Creating an iframe in your site

Now that the app has been built, it’s time to insert it into our R Markdown site inside of an iframe. We’ll also need to reference the iframeResizer library in the header of our R Markdown site’s page. Here’s how we do that:

  1. Make sure you are now working in the directory that contains your R Markdown site and open the .Rmd document where you’d like to insert the iframe.

  2. Make another HTML file (File > New File > Text File), and name it header.HTML (you can name it something else). You can save this HTML file in your working directory. Paste the script below into it. Now you’re done with this file.

    <script src="" type="text/javascript"></script>
  3. Update the YAML front matter of your .Rmd. Insert the includes: in_header: option into your YAML, followed by the HTML file name we created above.

    It should look like this:

        in_header: header.html

    So, now the iFrameResizer is referenced in our R Markdown site page as well.

  4. Now we can take the URL that we saved from our published LearnR app and embed it in a set of <iframe> tags. This will go straight into your R Markdown document. I like to sequester my iframes with HTML comments e.g. <!--exercise1--> so that they are easier to find in the sea of other content.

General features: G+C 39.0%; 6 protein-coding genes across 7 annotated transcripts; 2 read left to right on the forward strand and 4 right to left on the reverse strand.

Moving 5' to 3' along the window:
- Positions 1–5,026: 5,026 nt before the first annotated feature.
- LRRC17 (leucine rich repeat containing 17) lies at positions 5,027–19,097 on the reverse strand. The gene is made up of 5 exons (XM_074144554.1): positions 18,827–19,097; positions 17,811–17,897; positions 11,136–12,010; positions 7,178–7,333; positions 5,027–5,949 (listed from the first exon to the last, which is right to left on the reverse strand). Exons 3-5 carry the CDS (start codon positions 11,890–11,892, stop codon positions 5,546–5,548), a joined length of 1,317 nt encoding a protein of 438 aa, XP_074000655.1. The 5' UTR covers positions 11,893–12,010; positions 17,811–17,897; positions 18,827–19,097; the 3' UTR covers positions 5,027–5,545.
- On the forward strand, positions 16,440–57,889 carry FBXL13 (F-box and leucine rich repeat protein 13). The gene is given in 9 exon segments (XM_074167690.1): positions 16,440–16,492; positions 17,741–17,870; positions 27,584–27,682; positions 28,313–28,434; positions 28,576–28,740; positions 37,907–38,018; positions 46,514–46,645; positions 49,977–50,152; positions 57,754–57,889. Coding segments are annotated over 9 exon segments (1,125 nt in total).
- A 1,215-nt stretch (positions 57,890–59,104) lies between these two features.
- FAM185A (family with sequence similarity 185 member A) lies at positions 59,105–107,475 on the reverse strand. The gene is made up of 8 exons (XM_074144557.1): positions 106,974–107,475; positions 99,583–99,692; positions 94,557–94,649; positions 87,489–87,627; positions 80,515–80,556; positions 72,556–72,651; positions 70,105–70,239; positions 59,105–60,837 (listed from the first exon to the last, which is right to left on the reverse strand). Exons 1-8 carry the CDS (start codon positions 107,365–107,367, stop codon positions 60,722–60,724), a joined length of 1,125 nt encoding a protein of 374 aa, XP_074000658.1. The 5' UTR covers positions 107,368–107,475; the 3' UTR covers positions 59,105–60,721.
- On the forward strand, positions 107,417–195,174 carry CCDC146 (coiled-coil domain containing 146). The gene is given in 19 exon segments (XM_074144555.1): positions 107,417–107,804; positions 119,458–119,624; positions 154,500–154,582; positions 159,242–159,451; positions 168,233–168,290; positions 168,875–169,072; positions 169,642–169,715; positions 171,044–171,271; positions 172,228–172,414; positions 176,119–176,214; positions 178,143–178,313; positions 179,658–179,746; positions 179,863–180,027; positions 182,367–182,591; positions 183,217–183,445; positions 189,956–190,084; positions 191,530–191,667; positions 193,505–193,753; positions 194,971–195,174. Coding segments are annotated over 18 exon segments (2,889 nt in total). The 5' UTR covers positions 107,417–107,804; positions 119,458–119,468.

Here’s an example of one of mine:

    <!---LEARNR EX 1-->
    <iframe style="margin:0 auto; min-width: 100%;" id="myIframe1" class="interactive" src="" scrolling="no" frameborder="no"></iframe>

    A couple things to point out about the code above:

    • You need to give each of your LearnR iframes a unique id in order for them to resize properly.
    • You need to give each iframe a class of "interactive"…this will come in the play in the next and final step.
    • The stuff following the style attribute is a bit of inline CSS. Its purpose is to center the iframe on the page, which I strongly recommend. Technically, it’s better form to put all CSS in its own file, but I’m writing inline here for the sake of simplicity.
  5. Finally, at the very end of your .Rmd document, make sure you include this HTML tag:

      iFrameResize({}, ".interactive");

    With this last step, the iframe resizer knows to apply its magic only to iframes with the “interactive” class.

  6. Knit your page, and check out what your embedded LearnR app looks like in the browser!

The end

Phew! You’ve now completed all the necessary steps to give your learners on your page interactive consoles. Enjoy resizing your LearnR iframes!

Desirée De Leon

My interests include illustration, neuroscience, and R.